Using the iPad to hack the grad school workflow

My Productivity Apps for School

I am lucky to be a member of the inaugural cohort of the hybrid Phd in Ed Psych/Ed Tech at Michigan State University. Not only do we do the majority of our coursework online, but we were lent an iPad to assist in our studies.

As I’ve gotten to know said iPad, I’ve discovered a way to hack my workflow with it in ways that I can’t on my laptop.  I like working on the iPad for things like reading and annotating. A few things about my set-up: I use the iPad apps in conjunction with web-based applications to seamlessly sync between the two. Also, I am a working mother while in grad school, so I am often reading while cooking dinner or while the kids play (I have three-year old twin boys): basically I like snatching whatever moments I am able for reading for school.

So, let’s begin with Mendeley. Mendeley is a social network for researchers that stores your articles and books on your desktop, on the web, and on your mobile devices like the iPhone and the iPad. Mendeley will also do your citations and syncs with Zotero.  I have set up groups to share my readings with my advisor and classmates. I can add notes, tagging systems, and make groups. I can also annotate within the desktop and mobile versions. I can not fully explain my deep and abiding love for Mendeley.

Mendeley on my iPad: I can read/annotate here or open in another program, like GoodReader

I hate doing searches for articles on the iPad, so I generally do library or Google Scholar searches on my laptop, save them using the Mendeley toolbar and then also save any PDFs to Dropbox.

Once I have an article I want to look at in Mendeley, I generally annotate in GoodReader. I like that I can import from DropBox or from Mendeley and then save my annotations as a new copy, thus always keeping one version clean of notes and scribblings. GoodReader has more robust annotation features, including drawing, notes, underlining, highlight, and shapes.

The annotation toolbar in GoodReader for ipad

All in all, I’ve found this Dropbox/GoodReader/Mendeley trifecta highly useful and productive, especially since I am not quietly reading in a sunny corner somewhere, but usually reading in the midst of barely controlled chaos.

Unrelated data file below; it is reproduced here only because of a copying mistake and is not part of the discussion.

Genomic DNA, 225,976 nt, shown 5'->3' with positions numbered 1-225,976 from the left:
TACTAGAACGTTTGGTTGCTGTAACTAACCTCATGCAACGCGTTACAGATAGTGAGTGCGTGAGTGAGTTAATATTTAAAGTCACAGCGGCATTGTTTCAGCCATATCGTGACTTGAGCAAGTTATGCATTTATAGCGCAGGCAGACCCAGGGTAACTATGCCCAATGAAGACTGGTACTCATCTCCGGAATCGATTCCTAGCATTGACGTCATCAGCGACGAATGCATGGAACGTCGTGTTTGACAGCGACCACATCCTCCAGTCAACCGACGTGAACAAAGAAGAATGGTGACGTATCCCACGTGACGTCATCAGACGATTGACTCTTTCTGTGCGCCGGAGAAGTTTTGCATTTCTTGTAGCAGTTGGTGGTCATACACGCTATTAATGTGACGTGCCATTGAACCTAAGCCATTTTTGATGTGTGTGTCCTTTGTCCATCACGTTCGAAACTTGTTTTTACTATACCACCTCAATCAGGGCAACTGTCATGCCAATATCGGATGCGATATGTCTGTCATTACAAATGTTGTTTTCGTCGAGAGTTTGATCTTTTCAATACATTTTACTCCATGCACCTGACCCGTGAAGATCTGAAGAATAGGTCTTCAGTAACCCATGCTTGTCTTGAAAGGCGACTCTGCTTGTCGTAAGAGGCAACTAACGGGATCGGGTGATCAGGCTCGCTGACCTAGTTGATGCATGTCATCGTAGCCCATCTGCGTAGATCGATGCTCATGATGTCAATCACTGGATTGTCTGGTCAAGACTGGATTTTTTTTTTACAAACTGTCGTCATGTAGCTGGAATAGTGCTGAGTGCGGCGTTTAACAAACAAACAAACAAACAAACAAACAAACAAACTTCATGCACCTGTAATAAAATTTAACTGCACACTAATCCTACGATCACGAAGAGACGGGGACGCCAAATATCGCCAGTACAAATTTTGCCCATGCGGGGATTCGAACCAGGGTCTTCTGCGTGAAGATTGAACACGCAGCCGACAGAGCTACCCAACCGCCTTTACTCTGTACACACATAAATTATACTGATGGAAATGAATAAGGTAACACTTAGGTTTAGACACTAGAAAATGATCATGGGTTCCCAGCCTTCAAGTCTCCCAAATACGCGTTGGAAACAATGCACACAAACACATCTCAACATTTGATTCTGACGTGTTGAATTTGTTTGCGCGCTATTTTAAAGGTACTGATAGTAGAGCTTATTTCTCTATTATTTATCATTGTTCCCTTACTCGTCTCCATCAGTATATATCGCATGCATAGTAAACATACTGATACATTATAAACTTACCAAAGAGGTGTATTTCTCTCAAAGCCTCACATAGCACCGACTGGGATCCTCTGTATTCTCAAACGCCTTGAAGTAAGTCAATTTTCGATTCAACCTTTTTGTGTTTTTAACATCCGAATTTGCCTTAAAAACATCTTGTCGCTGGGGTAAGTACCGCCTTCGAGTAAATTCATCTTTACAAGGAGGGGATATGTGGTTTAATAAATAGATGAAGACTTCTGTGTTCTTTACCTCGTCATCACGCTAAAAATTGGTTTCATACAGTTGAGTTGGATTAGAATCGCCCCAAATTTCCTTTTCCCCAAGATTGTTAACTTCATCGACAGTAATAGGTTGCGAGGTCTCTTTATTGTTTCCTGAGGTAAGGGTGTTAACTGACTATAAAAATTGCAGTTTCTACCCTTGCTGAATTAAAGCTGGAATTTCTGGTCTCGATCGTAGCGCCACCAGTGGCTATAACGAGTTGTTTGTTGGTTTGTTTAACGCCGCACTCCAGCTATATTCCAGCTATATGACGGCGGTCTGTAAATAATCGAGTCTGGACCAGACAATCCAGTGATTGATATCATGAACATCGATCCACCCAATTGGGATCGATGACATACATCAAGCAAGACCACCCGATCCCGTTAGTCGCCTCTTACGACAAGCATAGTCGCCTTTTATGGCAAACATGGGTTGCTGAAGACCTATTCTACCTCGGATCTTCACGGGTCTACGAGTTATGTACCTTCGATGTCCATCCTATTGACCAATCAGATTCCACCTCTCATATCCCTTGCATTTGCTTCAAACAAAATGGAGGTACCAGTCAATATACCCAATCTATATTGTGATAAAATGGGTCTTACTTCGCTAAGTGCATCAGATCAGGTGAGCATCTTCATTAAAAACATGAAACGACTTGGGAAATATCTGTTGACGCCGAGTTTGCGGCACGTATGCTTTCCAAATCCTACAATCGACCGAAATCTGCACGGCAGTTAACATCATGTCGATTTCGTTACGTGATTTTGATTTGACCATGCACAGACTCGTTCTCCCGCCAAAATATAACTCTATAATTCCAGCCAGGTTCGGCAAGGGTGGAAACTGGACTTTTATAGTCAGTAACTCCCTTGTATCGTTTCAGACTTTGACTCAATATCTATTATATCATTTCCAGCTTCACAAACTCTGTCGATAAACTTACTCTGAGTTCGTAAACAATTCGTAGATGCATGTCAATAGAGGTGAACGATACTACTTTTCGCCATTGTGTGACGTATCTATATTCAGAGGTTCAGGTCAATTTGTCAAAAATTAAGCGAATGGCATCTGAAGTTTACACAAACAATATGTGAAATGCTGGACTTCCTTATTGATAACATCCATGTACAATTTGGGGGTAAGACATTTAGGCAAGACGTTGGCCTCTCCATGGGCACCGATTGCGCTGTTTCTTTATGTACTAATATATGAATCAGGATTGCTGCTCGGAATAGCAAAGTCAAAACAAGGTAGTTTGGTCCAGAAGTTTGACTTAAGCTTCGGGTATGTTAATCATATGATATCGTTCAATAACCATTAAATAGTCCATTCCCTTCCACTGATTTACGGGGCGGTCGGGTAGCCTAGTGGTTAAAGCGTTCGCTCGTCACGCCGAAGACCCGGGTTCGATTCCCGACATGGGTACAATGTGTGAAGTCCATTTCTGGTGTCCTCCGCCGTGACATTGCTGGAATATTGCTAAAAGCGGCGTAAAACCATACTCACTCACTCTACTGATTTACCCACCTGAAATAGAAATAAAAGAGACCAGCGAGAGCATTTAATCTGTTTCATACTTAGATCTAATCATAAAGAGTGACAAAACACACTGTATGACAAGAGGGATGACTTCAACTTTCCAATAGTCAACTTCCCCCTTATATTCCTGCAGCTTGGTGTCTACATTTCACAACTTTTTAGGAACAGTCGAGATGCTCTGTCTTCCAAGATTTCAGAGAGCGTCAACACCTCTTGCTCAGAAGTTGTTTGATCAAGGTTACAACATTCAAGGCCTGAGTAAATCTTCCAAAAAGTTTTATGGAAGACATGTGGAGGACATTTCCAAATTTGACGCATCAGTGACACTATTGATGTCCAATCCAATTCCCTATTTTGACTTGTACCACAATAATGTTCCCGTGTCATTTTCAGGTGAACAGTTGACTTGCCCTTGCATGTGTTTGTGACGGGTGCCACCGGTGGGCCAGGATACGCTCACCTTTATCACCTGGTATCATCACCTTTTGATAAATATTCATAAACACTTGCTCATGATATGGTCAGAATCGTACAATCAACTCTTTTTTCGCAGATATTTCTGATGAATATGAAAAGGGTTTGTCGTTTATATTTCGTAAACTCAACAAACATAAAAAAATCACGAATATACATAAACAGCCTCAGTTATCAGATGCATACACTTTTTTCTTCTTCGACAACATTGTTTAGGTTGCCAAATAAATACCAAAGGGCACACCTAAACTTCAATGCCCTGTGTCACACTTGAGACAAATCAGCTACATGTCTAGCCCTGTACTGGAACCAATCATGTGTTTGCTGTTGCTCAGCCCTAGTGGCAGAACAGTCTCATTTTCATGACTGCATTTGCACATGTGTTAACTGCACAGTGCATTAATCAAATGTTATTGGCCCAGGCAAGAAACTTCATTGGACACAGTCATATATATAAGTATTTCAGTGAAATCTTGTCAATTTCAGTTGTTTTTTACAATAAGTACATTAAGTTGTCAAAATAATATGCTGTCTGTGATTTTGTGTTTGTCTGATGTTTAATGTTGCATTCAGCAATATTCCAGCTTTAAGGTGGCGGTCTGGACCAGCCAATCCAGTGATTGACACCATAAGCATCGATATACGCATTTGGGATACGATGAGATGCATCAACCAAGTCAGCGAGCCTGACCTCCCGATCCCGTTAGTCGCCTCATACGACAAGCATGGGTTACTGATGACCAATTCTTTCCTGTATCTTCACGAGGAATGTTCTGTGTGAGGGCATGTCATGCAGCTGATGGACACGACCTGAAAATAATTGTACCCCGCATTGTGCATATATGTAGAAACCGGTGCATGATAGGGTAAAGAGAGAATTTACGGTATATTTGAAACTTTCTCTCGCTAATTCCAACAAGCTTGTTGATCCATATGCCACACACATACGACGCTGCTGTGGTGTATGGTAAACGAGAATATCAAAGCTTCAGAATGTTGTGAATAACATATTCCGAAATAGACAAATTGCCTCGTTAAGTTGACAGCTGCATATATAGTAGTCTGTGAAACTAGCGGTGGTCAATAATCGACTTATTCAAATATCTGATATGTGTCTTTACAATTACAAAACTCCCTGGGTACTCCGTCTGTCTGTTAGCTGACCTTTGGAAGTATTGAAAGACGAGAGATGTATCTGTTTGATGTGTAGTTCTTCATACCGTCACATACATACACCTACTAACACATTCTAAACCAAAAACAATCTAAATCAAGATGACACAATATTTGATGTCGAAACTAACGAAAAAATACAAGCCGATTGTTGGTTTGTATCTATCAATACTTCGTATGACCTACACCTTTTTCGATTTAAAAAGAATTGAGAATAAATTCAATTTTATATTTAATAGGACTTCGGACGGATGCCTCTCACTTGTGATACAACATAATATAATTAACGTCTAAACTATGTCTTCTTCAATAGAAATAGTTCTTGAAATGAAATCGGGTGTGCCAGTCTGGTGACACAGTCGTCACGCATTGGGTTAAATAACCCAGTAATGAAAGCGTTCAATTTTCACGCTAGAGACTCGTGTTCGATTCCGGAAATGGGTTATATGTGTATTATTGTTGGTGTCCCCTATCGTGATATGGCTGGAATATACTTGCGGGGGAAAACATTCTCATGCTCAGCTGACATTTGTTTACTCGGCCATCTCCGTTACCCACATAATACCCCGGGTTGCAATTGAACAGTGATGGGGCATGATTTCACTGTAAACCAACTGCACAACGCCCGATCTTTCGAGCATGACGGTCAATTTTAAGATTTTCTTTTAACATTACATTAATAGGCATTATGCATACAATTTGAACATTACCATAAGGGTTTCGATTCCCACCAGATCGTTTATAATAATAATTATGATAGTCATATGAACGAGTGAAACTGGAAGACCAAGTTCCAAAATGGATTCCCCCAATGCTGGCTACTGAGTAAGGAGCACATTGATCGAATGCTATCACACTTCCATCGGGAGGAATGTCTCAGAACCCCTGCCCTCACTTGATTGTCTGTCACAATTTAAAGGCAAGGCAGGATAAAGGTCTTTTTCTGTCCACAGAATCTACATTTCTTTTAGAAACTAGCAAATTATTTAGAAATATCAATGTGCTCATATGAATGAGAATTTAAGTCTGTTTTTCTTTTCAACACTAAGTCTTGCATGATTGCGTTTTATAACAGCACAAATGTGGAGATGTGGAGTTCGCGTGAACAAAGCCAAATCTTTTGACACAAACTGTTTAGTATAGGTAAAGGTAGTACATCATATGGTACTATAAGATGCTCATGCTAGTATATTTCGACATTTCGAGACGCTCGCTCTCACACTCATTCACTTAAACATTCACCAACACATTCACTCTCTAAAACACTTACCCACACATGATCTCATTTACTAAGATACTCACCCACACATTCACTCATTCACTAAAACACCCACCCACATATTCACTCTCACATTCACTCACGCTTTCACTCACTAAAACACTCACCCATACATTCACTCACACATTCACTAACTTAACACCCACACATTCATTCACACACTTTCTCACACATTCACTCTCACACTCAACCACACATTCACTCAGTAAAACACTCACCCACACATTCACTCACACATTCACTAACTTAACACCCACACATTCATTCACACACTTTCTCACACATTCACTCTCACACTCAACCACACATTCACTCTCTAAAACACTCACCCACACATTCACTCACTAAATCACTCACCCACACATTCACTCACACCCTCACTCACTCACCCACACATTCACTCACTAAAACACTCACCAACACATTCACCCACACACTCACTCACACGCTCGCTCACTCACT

Other apps I’ve found useful:

  • SoundNote: take notes and record; when the recording is over, the individual notes sync with the place in the recording when you wrote (think like the LiveScribe pen)
  • WordPress: love this way of blogging on both my iPad and iPhone. I also have a bluetooth keyboard to assist with typing on both devices.
  • Instapaper: for all those articles on twitter I would like to read later
  • Kindle: I read a lot of books for school on my Kindle. They are cheaper and I like the way the highlights and notes can be pulled out and looked at later as one list.

Any other suggestions? I would love to hear them in the comments! :)

POST EDIT: A twitter conversation reminded me of SpringPad which allows you to create sticky notes/notebooks/tasks and more. Similar to EverNote, but I like the way I organize the flow on it better than EverNote.  Both programs integrate between the web and the devices.

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19 thoughts on “Using the iPad to hack the grad school workflow

  1. […] This post was mentioned on Twitter by Ethan Watrall, Andrea Zellner and Michael Gallagher, Nick Matthews. Nick Matthews said: RT @AndreaZellner: New post: Using the iPad to hack the Grad School workflow: http://www.andrea-zellner.com/archives/553 #phdchat […]

  2. I’m with you on iPad awesomeness for managing the insanity of grad school. I, too, like the aggregated highlights/notes the Kindle app provides– have you found a way to print these? I am also a Goodreads-DropBox advocate, but Mendeley is new to me. I plan to check it out IMMEDIATELY.

    • Karen, I think that you can view the Kindle annotations on your account on the Amazon.com website: it would be easy to print from there. Be sure to friend me on Mendeley: we could exchange scholarly stuff there :)

  3. Thanks Andrea! I love my ipad for school :) Totally going to try Soundnote… seems like my answer to Livescribe pen

    • I really like SoundNote, but the actual writing with a stylus never works like I want it to. I end up typing the notes either on the touchscreen or on the bluetooth keyboard. Since you have the recording right there, you don’t have to write as much. I have a Griffin ipad stylus that I really like. It was around 10 bucks. Great to hear from you, Lacy!

  4. I’m using iAnnotate for annotations of PDF in conjunction with Dropbox. It too does easy syncing. I’ve also tried PDF expert but I found that it crashed if the PDF was too picture based (like a scan) or too long.

    I’m wondering, do you use your iPad for much more than reading and annotating? I’m trying to figure out what else it does well … or is it just a glorified e-Reader!